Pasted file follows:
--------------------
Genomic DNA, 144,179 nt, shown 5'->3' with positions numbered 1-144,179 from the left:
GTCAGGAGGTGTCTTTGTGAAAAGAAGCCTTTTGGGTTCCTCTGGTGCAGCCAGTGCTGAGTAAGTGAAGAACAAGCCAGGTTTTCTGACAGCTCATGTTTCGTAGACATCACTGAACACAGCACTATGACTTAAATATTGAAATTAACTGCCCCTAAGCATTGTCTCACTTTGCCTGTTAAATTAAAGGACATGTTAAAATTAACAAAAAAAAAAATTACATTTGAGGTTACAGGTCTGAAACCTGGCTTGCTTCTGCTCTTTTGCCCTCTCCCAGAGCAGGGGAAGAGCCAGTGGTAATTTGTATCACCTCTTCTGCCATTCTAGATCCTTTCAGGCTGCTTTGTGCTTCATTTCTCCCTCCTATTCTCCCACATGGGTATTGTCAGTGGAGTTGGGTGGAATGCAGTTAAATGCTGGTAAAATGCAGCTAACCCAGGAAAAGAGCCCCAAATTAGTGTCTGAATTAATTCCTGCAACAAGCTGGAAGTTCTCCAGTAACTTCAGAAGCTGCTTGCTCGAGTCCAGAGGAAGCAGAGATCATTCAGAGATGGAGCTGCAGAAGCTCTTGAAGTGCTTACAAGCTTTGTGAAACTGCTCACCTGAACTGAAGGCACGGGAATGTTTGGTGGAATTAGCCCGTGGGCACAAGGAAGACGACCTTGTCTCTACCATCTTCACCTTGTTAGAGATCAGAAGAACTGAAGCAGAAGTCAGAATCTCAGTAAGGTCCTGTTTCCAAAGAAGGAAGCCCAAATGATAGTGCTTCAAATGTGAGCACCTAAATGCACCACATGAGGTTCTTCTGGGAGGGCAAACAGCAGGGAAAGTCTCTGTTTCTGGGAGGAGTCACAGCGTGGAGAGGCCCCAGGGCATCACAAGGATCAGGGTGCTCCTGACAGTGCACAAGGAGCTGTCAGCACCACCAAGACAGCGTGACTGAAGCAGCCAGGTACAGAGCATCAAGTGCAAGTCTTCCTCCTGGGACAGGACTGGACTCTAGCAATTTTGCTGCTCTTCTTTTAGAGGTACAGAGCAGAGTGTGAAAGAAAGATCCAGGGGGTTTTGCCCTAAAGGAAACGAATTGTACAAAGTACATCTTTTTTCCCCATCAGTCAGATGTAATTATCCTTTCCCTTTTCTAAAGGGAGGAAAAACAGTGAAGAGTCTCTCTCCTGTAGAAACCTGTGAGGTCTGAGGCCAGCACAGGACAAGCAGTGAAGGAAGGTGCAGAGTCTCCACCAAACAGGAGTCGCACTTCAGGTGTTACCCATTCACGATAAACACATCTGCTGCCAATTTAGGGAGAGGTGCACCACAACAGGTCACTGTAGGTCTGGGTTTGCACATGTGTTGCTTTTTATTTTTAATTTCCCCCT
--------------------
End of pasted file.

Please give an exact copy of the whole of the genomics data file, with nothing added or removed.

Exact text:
Genomic DNA, 144,179 nt, shown 5'->3' with positions numbered 1-144,179 from the left:
GTCAGGAGGTGTCTTTGTGAAAAGAAGCCTTTTGGGTTCCTCTGGTGCAGCCAGTGCTGAGTAAGTGAAGAACAAGCCAGGTTTTCTGACAGCTCATGTTTCGTAGACATCACTGAACACAGCACTATGACTTAAATATTGAAATTAACTGCCCCTAAGCATTGTCTCACTTTGCCTGTTAAATTAAAGGACATGTTAAAATTAACAAAAAAAAAAATTACATTTGAGGTTACAGGTCTGAAACCTGGCTTGCTTCTGCTCTTTTGCCCTCTCCCAGAGCAGGGGAAGAGCCAGTGGTAATTTGTATCACCTCTTCTGCCATTCTAGATCCTTTCAGGCTGCTTTGTGCTTCATTTCTCCCTCCTATTCTCCCACATGGGTATTGTCAGTGGAGTTGGGTGGAATGCAGTTAAATGCTGGTAAAATGCAGCTAACCCAGGAAAAGAGCCCCAAATTAGTGTCTGAATTAATTCCTGCAACAAGCTGGAAGTTCTCCAGTAACTTCAGAAGCTGCTTGCTCGAGTCCAGAGGAAGCAGAGATCATTCAGAGATGGAGCTGCAGAAGCTCTTGAAGTGCTTACAAGCTTTGTGAAACTGCTCACCTGAACTGAAGGCACGGGAATGTTTGGTGGAATTAGCCCGTGGGCACAAGGAAGACGACCTTGTCTCTACCATCTTCACCTTGTTAGAGATCAGAAGAACTGAAGCAGAAGTCAGAATCTCAGTAAGGTCCTGTTTCCAAAGAAGGAAGCCCAAATGATAGTGCTTCAAATGTGAGCACCTAAATGCACCACATGAGGTTCTTCTGGGAGGGCAAACAGCAGGGAAAGTCTCTGTTTCTGGGAGGAGTCACAGCGTGGAGAGGCCCCAGGGCATCACAAGGATCAGGGTGCTCCTGACAGTGCACAAGGAGCTGTCAGCACCACCAAGACAGCGTGACTGAAGCAGCCAGGTACAGAGCATCAAGTGCAAGTCTTCCTCCTGGGACAGGACTGGACTCTAGCAATTTTGCTGCTCTTCTTTTAGAGGTACAGAGCAGAGTGTGAAAGAAAGATCCAGGGGGTTTTGCCCTAAAGGAAACGAATTGTACAAAGTACATCTTTTTTCCCCATCAGTCAGATGTAATTATCCTTTCCCTTTTCTAAAGGGAGGAAAAACAGTGAAGAGTCTCTCTCCTGTAGAAACCTGTGAGGTCTGAGGCCAGCACAGGACAAGCAGTGAAGGAAGGTGCAGAGTCTCCACCAAACAGGAGTCGCACTTCAGGTGTTACCCATTCACGATAAACACATCTGCTGCCAATTTAGGGAGAGGTGCACCACAACAGGTCACTGTAGGTCTGGGTTTGCACATGTGTTGCTTTTTATTTTTAATTTCCCCCT